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High Does Nothing and Rising Is Worse: Carbon Taxes Should Keep Declining to Cut Harmful Emissions

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  • Sinclair, Peter J N

Abstract

It is often that greenhouse gas emissions should be curbed by taxes on activities that generate them. This paper continues the case for taxes on fossil fuels in the context of an infinite-horizon growth model. Under simple conditions, a constant tax rate on energy use is found to exert no real effect: energy taxes just squeeze rents and have no impact on the time-profile of extraction. Expectations of falling energy taxes are what is needed to reduce extraction rates and postpone such adverse consequences that carbon emissions induce. Copyright 1992 by Blackwell Publishers Ltd and The Victoria University of Manchester

Suggested Citation

  • Sinclair, Peter J N, 1992. "High Does Nothing and Rising Is Worse: Carbon Taxes Should Keep Declining to Cut Harmful Emissions," The Manchester School of Economic & Social Studies, University of Manchester, vol. 60(1), pages 41-52, March.
  • Handle: RePEc:bla:manch2:v:60:y:1992:i:1:p:41-52
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    Cited by:

    1. Soete, Luc & Ziesemer, Thomas, 1997. "Gains from trade and environmental policy under imperfect competition and pollution from transport," Research Memorandum 003, Maastricht University, Maastricht Economic Research Institute on Innovation and Technology (MERIT).
    2. Rubio, Santiago J. & Escriche, Luisa, 2001. "Strategic pigouvian taxation, stock externalities and polluting non-renewable resources," Journal of Public Economics, Elsevier, vol. 79(2), pages 297-313, February.
    3. Julien Daubanes, 2008. "Fossil fuels supplied by oligopolies: On optimal taxation and rent capture," Economics Bulletin, AccessEcon, vol. 17(13), pages 1-11.
    4. DAUBANES Julien & GRIMAUD André, 2006. "On the North-South Effects of Environmental Policy: Rent Transfers, Relocation and Growth," LERNA Working Papers 06.26.219, LERNA, University of Toulouse.
    5. Grimaud, André & Rouge, Luc, 2014. "Carbon sequestration, economic policies and growth," Resource and Energy Economics, Elsevier, vol. 36(2), pages 307-331.
    6. R. Quentin Grafton & Tom Kompas & Ngo Van Long, 2010. "Biofuels Subsidies and the Green Paradox," CESifo Working Paper Series 2960, CESifo Group Munich.
    7. Sandal, Leif K. & Steinshamn, Stein Ivar & Grafton, R. Quentin, 2003. ""More is less": the tax effects of ignoring flow externalities," Resource and Energy Economics, Elsevier, vol. 25(3), pages 239-254, August.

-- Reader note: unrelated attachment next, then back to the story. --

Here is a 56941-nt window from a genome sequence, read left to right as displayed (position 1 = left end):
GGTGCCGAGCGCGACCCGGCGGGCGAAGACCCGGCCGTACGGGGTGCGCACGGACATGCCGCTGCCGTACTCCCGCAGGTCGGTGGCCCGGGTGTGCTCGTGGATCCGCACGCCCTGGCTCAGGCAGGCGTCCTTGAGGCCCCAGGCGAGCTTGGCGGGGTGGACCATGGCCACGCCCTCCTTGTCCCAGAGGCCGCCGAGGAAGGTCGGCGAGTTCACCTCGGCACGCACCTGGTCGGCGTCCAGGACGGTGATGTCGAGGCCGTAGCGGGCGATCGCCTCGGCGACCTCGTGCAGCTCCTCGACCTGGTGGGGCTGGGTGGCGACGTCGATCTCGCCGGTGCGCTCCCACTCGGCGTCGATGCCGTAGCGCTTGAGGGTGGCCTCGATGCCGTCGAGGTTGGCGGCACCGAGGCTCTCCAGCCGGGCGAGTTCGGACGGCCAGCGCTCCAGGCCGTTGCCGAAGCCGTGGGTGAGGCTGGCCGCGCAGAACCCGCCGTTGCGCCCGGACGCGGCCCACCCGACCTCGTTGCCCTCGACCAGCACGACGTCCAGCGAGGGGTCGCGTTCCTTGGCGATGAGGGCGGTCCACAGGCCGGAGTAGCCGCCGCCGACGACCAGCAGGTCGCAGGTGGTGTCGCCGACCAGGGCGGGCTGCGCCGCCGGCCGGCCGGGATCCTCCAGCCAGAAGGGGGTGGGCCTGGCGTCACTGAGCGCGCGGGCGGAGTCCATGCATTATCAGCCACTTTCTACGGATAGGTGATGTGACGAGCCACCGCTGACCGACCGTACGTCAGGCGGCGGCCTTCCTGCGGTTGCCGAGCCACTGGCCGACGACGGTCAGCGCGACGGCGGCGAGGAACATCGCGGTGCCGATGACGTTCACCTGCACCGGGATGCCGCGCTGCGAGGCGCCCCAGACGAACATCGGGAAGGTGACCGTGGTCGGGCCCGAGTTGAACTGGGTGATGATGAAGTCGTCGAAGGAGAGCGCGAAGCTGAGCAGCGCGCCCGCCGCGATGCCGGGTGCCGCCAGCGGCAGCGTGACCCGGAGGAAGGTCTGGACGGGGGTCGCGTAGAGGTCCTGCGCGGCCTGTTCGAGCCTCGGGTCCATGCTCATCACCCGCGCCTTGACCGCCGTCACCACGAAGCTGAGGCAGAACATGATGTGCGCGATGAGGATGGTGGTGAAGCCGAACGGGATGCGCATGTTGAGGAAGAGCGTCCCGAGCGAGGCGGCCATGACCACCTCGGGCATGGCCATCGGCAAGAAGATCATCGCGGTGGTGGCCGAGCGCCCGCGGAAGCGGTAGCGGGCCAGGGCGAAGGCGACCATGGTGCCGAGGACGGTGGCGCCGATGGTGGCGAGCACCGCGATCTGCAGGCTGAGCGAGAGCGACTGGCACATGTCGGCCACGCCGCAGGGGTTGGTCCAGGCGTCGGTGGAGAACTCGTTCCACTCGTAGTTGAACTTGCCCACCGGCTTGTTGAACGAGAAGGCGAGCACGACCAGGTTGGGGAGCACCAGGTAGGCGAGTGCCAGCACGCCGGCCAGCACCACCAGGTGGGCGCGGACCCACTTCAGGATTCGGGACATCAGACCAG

8. repec:ebl:ecbull:v:17:y:2008:i:13:p:1-11 is not listed on IDEAS
    9. Daubanes, Julien, 2009. "Taxation of Oil Products and GDP Dynamics of Oil-Rich Countries," TSE Working Papers 09-012, Toulouse School of Economics (TSE).
    10. Jon Strand, 2008. "Importer and Producer Petroleum Taxation; A Geo-Political Model," IMF Working Papers 08/35, International Monetary Fund.
    11. Reyer Gerlagh, 2011. "Too Much Oil," CESifo Economic Studies, CESifo, vol. 57(1), pages 79-102, March.
    12. DAUBANES Julien, 2009. "Changement climatique, instruments économiques et propositions pour un accord post-Kyoto : une synthèse," LERNA Working Papers 09.19.295, LERNA, University of Toulouse.
    13. Michael Hoel, 2010. "Climate Change and Carbon Tax Expectations," CESifo Working Paper Series 2966, CESifo Group Munich.
    14. Christian Groth & Poul Schou, 2004. "Capital Taxation, Growth, and Non-renewable Resources," EPRU Working Paper Series 04-16, Economic Policy Research Unit (EPRU), University of Copenhagen. Department of Economics.
    15. Don Fullerton & Andrew Leicester & Stephen Smith, 2008. "Environmental Taxes," NBER Working Papers 14197, National Bureau of Economic Research, Inc.
    16. Groth, Christian & Schou, Poul, 2007. "Growth and non-renewable resources: The different roles of capital and resource taxes," Journal of Environmental Economics and Management, Elsevier, vol. 53(1), pages 80-98, January.
    17. Wie, Jiegen & Wennlock, Magnus & Johansson, Daniel J.A. & Sterner, Thomas, 2011. "The Fossil Endgame: Strategic Oil Price Discrimination and Carbon Taxation," Discussion Papers dp-11-26, Resources For the Future.

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